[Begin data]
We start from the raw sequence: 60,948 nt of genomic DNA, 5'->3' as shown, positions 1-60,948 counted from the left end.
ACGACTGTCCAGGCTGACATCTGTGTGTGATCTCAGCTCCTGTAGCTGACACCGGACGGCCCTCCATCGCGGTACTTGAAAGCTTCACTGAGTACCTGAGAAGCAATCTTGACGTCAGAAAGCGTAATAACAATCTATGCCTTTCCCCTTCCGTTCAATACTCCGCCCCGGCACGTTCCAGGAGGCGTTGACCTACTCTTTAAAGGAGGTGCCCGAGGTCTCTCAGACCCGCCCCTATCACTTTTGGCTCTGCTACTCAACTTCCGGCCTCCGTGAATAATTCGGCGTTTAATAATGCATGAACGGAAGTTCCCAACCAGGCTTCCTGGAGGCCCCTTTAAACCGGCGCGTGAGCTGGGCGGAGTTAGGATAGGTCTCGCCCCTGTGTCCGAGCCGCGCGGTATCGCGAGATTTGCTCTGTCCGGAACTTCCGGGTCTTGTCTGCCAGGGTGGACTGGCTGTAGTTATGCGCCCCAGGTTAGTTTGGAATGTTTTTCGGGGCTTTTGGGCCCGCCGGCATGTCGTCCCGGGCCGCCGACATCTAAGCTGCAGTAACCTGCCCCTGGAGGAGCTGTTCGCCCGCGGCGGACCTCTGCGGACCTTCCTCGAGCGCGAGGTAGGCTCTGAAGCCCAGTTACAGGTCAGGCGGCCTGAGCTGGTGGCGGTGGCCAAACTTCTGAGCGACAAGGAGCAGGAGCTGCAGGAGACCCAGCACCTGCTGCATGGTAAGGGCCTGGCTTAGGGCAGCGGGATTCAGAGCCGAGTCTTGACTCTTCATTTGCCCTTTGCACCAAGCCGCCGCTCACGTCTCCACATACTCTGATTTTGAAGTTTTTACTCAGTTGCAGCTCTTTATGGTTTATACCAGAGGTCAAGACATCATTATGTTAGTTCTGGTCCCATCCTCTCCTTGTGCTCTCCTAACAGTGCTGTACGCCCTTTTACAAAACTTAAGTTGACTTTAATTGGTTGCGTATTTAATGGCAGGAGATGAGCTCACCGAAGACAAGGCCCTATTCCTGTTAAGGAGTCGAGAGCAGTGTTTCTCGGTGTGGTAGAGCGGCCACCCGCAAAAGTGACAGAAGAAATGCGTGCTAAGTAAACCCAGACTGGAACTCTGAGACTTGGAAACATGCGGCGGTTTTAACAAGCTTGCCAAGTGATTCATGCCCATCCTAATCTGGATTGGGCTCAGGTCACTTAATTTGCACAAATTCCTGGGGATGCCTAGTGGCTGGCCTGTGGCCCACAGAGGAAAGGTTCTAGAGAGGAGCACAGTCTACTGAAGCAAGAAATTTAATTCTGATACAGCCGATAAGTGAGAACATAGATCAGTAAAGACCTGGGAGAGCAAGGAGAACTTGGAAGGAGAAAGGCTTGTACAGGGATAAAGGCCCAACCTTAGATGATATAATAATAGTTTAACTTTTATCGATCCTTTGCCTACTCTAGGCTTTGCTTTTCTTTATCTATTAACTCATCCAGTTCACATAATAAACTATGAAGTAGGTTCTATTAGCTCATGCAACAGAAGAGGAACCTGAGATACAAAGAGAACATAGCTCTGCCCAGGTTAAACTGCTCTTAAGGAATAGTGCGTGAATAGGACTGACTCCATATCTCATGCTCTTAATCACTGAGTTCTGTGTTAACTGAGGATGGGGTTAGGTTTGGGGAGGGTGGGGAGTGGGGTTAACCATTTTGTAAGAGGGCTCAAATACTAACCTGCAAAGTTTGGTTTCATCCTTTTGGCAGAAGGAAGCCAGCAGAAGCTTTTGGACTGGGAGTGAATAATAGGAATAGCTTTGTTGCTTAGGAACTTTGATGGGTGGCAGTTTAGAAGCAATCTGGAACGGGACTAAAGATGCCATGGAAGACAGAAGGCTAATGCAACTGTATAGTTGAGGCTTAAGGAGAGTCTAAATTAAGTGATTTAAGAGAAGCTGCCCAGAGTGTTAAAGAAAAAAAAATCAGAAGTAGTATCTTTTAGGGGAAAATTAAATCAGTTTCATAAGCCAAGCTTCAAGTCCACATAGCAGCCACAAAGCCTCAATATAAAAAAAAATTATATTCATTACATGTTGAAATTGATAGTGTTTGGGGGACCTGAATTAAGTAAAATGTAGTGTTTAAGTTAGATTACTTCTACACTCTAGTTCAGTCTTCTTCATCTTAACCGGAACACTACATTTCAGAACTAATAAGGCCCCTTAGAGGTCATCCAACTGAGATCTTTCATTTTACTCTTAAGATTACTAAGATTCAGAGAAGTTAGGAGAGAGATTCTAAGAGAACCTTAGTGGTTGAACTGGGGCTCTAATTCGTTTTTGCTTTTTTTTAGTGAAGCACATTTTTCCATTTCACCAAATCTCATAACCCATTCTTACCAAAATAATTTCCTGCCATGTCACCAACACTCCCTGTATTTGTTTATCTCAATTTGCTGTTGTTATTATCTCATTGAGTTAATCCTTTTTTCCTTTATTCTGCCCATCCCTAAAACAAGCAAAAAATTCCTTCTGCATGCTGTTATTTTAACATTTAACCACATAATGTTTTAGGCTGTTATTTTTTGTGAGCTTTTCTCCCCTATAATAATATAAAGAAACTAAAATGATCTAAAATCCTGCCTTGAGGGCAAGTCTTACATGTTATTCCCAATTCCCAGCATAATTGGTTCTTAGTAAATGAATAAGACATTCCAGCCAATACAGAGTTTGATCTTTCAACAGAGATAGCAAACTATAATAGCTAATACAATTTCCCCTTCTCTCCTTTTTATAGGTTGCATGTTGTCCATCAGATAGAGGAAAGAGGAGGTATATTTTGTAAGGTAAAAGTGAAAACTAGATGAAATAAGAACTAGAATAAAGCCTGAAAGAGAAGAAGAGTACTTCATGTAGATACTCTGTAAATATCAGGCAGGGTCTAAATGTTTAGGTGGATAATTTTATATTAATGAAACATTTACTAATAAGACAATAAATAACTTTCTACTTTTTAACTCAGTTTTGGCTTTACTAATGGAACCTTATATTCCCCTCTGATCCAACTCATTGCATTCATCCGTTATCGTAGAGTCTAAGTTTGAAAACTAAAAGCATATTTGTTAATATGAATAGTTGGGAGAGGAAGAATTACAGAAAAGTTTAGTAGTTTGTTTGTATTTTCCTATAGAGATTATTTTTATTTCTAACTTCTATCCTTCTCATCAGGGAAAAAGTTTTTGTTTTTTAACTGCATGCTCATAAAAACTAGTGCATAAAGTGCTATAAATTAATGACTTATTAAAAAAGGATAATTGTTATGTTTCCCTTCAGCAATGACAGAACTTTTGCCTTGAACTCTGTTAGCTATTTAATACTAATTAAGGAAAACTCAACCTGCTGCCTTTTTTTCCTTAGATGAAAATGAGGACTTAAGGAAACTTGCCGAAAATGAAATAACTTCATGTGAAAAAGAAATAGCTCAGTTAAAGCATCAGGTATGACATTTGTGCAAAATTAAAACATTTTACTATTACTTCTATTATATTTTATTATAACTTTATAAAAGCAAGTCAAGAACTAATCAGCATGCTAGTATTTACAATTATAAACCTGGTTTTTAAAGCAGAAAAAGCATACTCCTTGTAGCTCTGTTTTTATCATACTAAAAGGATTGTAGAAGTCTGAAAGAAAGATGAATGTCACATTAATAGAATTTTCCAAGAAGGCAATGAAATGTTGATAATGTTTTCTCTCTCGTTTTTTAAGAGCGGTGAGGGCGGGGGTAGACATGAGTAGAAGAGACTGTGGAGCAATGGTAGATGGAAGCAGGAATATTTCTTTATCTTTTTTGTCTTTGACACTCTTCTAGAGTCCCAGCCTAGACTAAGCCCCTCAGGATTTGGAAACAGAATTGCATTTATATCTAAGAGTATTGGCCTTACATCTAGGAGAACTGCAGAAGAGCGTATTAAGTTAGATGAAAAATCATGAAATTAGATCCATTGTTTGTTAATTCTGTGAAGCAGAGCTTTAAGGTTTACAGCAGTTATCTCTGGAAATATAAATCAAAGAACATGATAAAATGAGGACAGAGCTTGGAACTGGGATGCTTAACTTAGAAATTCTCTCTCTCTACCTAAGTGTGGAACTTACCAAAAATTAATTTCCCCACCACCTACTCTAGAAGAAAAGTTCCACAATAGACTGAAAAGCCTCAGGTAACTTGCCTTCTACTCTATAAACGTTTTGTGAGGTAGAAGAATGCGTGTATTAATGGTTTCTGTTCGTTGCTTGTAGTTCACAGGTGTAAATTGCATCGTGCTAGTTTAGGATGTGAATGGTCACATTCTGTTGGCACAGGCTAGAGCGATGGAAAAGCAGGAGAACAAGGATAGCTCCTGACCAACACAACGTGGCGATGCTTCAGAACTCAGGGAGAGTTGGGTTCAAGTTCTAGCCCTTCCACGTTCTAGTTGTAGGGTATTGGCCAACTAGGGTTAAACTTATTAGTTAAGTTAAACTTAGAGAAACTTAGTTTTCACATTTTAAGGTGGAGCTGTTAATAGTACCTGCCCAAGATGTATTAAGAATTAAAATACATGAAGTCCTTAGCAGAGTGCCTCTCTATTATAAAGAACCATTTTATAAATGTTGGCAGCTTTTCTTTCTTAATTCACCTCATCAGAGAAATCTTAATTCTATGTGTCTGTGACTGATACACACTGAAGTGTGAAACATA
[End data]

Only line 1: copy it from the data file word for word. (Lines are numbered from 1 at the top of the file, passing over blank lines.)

We start from the raw sequence: 60,948 nt of genomic DNA, 5'->3' as shown, positions 1-60,948 counted from the left end.